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November 1, 2005

The Real Reason for
Nuking Iran


Why a nuclear attack is on the neocon agenda

by Jorge Hirsch

The strategic decision by the United States to nuke Iran was probably made long ago. Tactics adjust to unpredictable events as they unfold.

There was such an event last week, when Iran's president declared that Israel must be "wiped off" the map. The surprise was not the statement, which was an often-repeated quote by the late Ayatollah Khomeini, directed at a domestic student audience. What was surprising was both the timing (amid discussions about whether Iran should be allowed to enrich uranium) and the relatively low-key U.S. response. Tony Blair expressed "revulsion," Chirac was "profoundly shocked," the European Union in a joint statement "condemned [it] in the strongest terms." Instead, Bush was quiet.

White House Spokesman Scott McClellan commented, "It underscores the concerns we have about Iran's nuclear intentions," and the usually vociferous U.S. ambassador to the UN John Bolton only said that Ahmadinejad's remarks about Israel were "pernicious and unacceptable." Those are uncharacteristically mild statements for this administration in the face of such a provocative statement by Iran against one of the U.S.' closest allies. Why?

Because Iran's intended underlying message to the U.S., which was ill-timed only in appearance, was: If you nuke us, the world will know that you did it because Iran supports the Palestinian cause.

Instead, it is in the U.S.' interests to de-emphasize any suggestion to that effect, hence its low-key response. Because nuking Iran for threatening Israel will inflame the Arab world and will not be acceptable to our European allies nor even to the American public. There are many other justifications that the Western world and the American public will find more acceptable, and these will be emphasized by the Bush administration at the right moment.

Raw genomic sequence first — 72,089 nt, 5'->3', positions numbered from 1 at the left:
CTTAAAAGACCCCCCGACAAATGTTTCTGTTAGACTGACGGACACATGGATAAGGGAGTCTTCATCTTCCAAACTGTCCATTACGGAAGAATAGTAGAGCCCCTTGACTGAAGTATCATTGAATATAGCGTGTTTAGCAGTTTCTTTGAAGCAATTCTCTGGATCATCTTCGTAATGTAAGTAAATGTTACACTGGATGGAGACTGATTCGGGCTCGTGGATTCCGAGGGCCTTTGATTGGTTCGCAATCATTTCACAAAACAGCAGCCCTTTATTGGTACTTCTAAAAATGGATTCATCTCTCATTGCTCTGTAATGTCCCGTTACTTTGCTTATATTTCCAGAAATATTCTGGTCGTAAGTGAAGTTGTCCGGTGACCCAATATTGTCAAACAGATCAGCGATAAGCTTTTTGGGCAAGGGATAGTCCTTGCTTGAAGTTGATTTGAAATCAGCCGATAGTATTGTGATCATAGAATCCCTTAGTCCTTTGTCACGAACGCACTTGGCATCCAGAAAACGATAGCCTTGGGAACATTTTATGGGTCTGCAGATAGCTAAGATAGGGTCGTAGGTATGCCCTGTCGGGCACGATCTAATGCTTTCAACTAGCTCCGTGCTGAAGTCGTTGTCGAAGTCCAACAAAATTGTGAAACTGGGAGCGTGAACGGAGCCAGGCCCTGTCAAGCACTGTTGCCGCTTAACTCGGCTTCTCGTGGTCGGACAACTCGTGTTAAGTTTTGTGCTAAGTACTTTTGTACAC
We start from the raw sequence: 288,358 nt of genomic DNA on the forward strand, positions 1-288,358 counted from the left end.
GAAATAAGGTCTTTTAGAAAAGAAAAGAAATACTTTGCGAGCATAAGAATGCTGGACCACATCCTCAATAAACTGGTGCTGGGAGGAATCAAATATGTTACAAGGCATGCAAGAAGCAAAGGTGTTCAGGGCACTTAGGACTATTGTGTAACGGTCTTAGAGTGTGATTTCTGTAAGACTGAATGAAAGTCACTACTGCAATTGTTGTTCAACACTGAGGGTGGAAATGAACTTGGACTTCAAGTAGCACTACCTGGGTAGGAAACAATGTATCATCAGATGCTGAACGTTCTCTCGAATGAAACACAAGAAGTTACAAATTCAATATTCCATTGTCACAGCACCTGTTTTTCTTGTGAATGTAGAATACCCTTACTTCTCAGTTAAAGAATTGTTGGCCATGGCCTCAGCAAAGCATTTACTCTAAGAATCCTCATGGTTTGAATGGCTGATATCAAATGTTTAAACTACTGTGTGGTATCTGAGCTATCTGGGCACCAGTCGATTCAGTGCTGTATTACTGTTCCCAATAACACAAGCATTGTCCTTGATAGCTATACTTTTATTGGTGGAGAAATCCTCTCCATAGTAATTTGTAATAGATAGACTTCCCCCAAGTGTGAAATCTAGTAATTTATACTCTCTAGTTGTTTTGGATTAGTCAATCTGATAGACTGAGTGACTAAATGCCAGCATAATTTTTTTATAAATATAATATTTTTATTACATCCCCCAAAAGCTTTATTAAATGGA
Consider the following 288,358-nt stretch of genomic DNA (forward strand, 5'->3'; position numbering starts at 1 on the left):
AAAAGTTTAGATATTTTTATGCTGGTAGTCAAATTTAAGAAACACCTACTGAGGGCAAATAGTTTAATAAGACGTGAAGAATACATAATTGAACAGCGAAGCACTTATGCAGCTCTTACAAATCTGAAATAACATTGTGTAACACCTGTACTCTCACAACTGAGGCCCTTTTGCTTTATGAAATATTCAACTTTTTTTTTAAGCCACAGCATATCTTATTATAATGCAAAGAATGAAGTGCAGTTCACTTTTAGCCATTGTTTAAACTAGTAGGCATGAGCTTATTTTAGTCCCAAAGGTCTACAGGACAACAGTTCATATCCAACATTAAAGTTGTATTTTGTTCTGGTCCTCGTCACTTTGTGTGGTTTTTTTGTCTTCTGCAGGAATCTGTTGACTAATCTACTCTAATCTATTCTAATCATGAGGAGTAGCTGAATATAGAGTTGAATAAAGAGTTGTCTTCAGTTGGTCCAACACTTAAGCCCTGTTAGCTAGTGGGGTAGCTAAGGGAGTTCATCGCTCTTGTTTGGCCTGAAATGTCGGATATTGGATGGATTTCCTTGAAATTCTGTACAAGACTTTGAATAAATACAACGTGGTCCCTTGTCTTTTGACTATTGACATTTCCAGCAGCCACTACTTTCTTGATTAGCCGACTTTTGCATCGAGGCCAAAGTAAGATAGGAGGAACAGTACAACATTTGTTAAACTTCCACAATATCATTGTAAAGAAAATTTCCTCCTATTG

• Iran "is determined to get nuclear weapons deliverable on ballistic missiles that it can then use to intimidate not only its own region but possibly to supply to terrorists." (John Bolton, Oct. 15, 2005)
  • "We cannot let Iran, a leading sponsor of international terrorism, acquire the most destructive weapons and the means to deliver them to Europe, most of central Asia and the Middle East, or beyond." (John Bolton, June 24, 2004)
  • "[S]yria and Iran … share the goal of hurting America. … State sponsors like Syria and Iran have a long history of collaboration with terrorists…." (George Bush, Oct. 6, 2005)
  • The 9/11 Commission determined that al-Qaeda had long-standing and strong ties to Iran, for example that "senior al-Qaeda operatives and trainers traveled to Iran to receive training in explosives." (By contrast, it found no ties between al-Qaeda and Iraq).
  • Iran was responsible for the 1996 Khobar Towers bombing, where 19 Americans were killed and 372 wounded, according to a June 2001 indictment by the U.S. attorney general. According to the 9/11 Commission, al-Qaeda may also have been involved.
  • Hezbollah, a terrorist group tied to Iran, carried out the suicide bombing in Beirut that killed 241 U.S. Marines in 1982. Iran was directly involved, according to a ruling by U.S. District Court Judge Royce Lamberth in May 2003.

The real reason for nuking Iran, however, is none of the above. It was spelled out with surprising candor in the Pentagon draft document "Doctrine for Joint Nuclear Operations" [.pdf] as one of several possible reasons geographic combatant commanders may request presidential approval for use of nuclear weapons:

"To demonstrate U.S. intent and capability to use nuclear weapons to deter adversary use of WMD."